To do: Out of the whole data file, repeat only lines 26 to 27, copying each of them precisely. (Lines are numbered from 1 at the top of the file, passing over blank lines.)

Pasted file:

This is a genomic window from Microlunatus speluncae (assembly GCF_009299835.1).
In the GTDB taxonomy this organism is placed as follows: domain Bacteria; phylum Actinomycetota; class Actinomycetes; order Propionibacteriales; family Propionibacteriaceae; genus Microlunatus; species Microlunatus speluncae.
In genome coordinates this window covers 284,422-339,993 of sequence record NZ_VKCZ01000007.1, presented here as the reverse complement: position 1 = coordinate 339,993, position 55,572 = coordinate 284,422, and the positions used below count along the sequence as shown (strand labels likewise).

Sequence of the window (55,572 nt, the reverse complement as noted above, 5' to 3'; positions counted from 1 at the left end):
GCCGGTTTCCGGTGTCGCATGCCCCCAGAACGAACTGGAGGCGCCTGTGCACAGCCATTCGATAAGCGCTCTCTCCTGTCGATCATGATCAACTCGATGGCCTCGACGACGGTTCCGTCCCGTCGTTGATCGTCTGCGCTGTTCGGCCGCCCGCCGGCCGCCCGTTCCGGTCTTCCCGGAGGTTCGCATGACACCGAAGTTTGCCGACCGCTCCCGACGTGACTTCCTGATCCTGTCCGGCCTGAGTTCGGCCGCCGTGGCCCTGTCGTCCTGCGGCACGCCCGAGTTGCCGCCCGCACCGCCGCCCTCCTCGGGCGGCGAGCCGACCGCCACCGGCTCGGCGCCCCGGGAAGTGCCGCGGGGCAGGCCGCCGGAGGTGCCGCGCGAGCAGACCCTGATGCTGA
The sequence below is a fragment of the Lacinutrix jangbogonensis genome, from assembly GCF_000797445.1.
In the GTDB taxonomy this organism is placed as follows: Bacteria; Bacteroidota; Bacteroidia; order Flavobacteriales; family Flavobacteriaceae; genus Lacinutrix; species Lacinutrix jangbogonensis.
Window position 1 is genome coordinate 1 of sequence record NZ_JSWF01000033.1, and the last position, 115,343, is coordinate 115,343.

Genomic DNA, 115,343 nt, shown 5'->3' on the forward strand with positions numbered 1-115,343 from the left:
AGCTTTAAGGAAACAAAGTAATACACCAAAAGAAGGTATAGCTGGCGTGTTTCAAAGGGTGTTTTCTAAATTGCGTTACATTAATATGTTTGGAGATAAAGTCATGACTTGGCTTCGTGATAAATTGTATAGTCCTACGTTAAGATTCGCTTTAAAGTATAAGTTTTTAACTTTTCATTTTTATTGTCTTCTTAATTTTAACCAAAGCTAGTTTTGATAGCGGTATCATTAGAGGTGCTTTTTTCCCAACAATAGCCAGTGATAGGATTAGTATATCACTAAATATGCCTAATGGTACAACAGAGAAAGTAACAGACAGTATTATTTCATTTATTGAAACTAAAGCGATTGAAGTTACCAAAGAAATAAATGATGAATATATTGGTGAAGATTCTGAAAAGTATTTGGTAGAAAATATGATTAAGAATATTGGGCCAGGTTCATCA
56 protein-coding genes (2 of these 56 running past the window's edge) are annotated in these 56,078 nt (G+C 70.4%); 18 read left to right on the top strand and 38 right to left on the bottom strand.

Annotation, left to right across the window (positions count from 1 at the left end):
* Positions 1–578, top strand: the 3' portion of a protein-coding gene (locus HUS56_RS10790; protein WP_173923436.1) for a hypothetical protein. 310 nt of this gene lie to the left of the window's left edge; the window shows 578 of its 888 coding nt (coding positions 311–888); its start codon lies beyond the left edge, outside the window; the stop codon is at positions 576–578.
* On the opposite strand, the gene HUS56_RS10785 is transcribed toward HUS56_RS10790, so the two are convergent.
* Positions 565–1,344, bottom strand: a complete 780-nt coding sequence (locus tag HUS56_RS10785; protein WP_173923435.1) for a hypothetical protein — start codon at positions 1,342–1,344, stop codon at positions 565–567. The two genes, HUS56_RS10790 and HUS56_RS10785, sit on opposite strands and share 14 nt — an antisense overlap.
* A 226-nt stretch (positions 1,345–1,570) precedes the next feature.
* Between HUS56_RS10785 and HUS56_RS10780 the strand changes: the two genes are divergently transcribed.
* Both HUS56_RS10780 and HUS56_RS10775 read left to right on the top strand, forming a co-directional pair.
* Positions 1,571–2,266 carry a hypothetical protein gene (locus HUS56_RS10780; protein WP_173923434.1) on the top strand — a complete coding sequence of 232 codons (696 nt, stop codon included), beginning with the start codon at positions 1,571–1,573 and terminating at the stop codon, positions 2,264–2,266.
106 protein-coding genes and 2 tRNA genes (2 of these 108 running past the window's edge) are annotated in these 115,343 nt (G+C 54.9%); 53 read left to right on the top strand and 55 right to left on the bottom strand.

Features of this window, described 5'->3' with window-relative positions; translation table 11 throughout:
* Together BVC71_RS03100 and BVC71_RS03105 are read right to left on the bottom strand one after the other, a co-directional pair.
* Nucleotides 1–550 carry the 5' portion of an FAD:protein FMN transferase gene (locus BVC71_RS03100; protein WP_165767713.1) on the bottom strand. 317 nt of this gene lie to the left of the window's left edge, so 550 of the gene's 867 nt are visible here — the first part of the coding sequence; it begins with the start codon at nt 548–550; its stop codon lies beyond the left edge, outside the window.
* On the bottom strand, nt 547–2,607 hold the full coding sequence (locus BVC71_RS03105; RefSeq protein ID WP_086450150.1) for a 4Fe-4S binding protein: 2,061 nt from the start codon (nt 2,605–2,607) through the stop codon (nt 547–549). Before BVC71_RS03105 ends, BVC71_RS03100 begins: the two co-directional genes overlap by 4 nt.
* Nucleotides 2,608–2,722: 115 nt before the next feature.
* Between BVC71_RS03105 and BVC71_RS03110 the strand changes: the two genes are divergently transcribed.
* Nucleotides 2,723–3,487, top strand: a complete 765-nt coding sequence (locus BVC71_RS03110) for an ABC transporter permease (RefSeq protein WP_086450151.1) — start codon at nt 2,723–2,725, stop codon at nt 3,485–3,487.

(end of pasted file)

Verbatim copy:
* Between BVC71_RS03105 and BVC71_RS03110 the strand changes: the two genes are divergently transcribed.
* Nucleotides 2,723–3,487, top strand: a complete 765-nt coding sequence (locus BVC71_RS03110) for an ABC transporter permease (RefSeq protein WP_086450151.1) — start codon at nt 2,723–2,725, stop codon at nt 3,485–3,487.